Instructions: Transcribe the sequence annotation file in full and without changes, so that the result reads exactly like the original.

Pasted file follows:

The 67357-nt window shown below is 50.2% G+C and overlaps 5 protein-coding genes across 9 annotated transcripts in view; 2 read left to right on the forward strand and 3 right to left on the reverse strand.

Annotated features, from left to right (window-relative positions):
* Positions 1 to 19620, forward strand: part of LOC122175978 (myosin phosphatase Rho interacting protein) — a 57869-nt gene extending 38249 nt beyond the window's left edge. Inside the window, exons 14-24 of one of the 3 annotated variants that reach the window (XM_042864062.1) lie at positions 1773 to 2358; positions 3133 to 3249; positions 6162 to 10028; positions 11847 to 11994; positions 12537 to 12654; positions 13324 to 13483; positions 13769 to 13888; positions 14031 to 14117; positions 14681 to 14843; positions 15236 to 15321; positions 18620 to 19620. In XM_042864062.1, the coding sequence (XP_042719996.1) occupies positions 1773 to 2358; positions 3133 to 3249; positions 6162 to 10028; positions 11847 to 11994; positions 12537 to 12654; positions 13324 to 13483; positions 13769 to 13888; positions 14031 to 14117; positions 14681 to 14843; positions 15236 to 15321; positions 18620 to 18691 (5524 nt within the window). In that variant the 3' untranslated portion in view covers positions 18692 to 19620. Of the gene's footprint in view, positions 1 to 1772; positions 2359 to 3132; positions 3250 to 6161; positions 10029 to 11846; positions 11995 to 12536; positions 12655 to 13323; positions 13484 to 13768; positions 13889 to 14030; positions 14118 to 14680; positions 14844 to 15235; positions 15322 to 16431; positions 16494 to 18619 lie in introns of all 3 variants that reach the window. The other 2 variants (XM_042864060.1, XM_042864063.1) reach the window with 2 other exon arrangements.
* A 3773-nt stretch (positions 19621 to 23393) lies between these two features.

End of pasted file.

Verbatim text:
The 67357-nt window shown below is 50.2% G+C and overlaps 5 protein-coding genes across 9 annotated transcripts in view; 2 read left to right on the forward strand and 3 right to left on the reverse strand.

Annotated features, from left to right (window-relative positions):
* Positions 1 to 19620, forward strand: part of LOC122175978 (myosin phosphatase Rho interacting protein) — a 57869-nt gene extending 38249 nt beyond the window's left edge. Inside the window, exons 14-24 of one of the 3 annotated variants that reach the window (XM_042864062.1) lie at positions 1773 to 2358; positions 3133 to 3249; positions 6162 to 10028; positions 11847 to 11994; positions 12537 to 12654; positions 13324 to 13483; positions 13769 to 13888; positions 14031 to 14117; positions 14681 to 14843; positions 15236 to 15321; positions 18620 to 19620. In XM_042864062.1, the coding sequence (XP_042719996.1) occupies positions 1773 to 2358; positions 3133 to 3249; positions 6162 to 10028; positions 11847 to 11994; positions 12537 to 12654; positions 13324 to 13483; positions 13769 to 13888; positions 14031 to 14117; positions 14681 to 14843; positions 15236 to 15321; positions 18620 to 18691 (5524 nt within the window). In that variant the 3' untranslated portion in view covers positions 18692 to 19620. Of the gene's footprint in view, positions 1 to 1772; positions 2359 to 3132; positions 3250 to 6161; positions 10029 to 11846; positions 11995 to 12536; positions 12655 to 13323; positions 13484 to 13768; positions 13889 to 14030; positions 14118 to 14680; positions 14844 to 15235; positions 15322 to 16431; positions 16494 to 18619 lie in introns of all 3 variants that reach the window. The other 2 variants (XM_042864060.1, XM_042864063.1) reach the window with 2 other exon arrangements.
* A 3773-nt stretch (positions 19621 to 23393) lies between these two features.